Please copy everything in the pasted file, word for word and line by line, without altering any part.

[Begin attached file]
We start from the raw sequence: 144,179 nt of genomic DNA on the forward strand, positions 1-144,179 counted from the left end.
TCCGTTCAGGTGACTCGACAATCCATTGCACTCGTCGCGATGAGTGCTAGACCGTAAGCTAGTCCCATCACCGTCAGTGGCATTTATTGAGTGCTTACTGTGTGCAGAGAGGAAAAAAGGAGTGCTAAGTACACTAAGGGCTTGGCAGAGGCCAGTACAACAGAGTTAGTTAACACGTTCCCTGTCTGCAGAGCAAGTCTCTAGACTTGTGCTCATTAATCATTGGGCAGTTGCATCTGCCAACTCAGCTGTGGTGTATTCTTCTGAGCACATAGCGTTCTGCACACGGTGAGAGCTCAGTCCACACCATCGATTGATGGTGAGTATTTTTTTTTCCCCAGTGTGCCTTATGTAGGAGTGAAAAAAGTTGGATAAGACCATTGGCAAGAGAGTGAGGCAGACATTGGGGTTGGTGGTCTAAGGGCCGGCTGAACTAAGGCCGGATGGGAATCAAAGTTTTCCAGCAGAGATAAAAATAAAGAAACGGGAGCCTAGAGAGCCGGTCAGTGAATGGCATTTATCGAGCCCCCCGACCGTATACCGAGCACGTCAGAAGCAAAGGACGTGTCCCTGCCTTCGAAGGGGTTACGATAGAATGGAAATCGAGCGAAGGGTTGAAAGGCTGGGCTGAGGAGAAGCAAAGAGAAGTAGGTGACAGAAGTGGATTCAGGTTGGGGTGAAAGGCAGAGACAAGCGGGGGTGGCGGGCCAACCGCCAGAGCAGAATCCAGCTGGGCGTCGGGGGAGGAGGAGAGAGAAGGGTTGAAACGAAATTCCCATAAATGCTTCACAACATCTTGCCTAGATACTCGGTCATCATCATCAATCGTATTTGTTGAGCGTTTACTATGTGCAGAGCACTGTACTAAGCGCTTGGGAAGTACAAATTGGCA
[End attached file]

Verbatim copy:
We start from the raw sequence: 144,179 nt of genomic DNA on the forward strand, positions 1-144,179 counted from the left end.
TCCGTTCAGGTGACTCGACAATCCATTGCACTCGTCGCGATGAGTGCTAGACCGTAAGCTAGTCCCATCACCGTCAGTGGCATTTATTGAGTGCTTACTGTGTGCAGAGAGGAAAAAAGGAGTGCTAAGTACACTAAGGGCTTGGCAGAGGCCAGTACAACAGAGTTAGTTAACACGTTCCCTGTCTGCAGAGCAAGTCTCTAGACTTGTGCTCATTAATCATTGGGCAGTTGCATCTGCCAACTCAGCTGTGGTGTATTCTTCTGAGCACATAGCGTTCTGCACACGGTGAGAGCTCAGTCCACACCATCGATTGATGGTGAGTATTTTTTTTTCCCCAGTGTGCCTTATGTAGGAGTGAAAAAAGTTGGATAAGACCATTGGCAAGAGAGTGAGGCAGACATTGGGGTTGGTGGTCTAAGGGCCGGCTGAACTAAGGCCGGATGGGAATCAAAGTTTTCCAGCAGAGATAAAAATAAAGAAACGGGAGCCTAGAGAGCCGGTCAGTGAATGGCATTTATCGAGCCCCCCGACCGTATACCGAGCACGTCAGAAGCAAAGGACGTGTCCCTGCCTTCGAAGGGGTTACGATAGAATGGAAATCGAGCGAAGGGTTGAAAGGCTGGGCTGAGGAGAAGCAAAGAGAAGTAGGTGACAGAAGTGGATTCAGGTTGGGGTGAAAGGCAGAGACAAGCGGGGGTGGCGGGCCAACCGCCAGAGCAGAATCCAGCTGGGCGTCGGGGGAGGAGGAGAGAGAAGGGTTGAAACGAAATTCCCATAAATGCTTCACAACATCTTGCCTAGATACTCGGTCATCATCATCAATCGTATTTGTTGAGCGTTTACTATGTGCAGAGCACTGTACTAAGCGCTTGGGAAGTACAAATTGGCA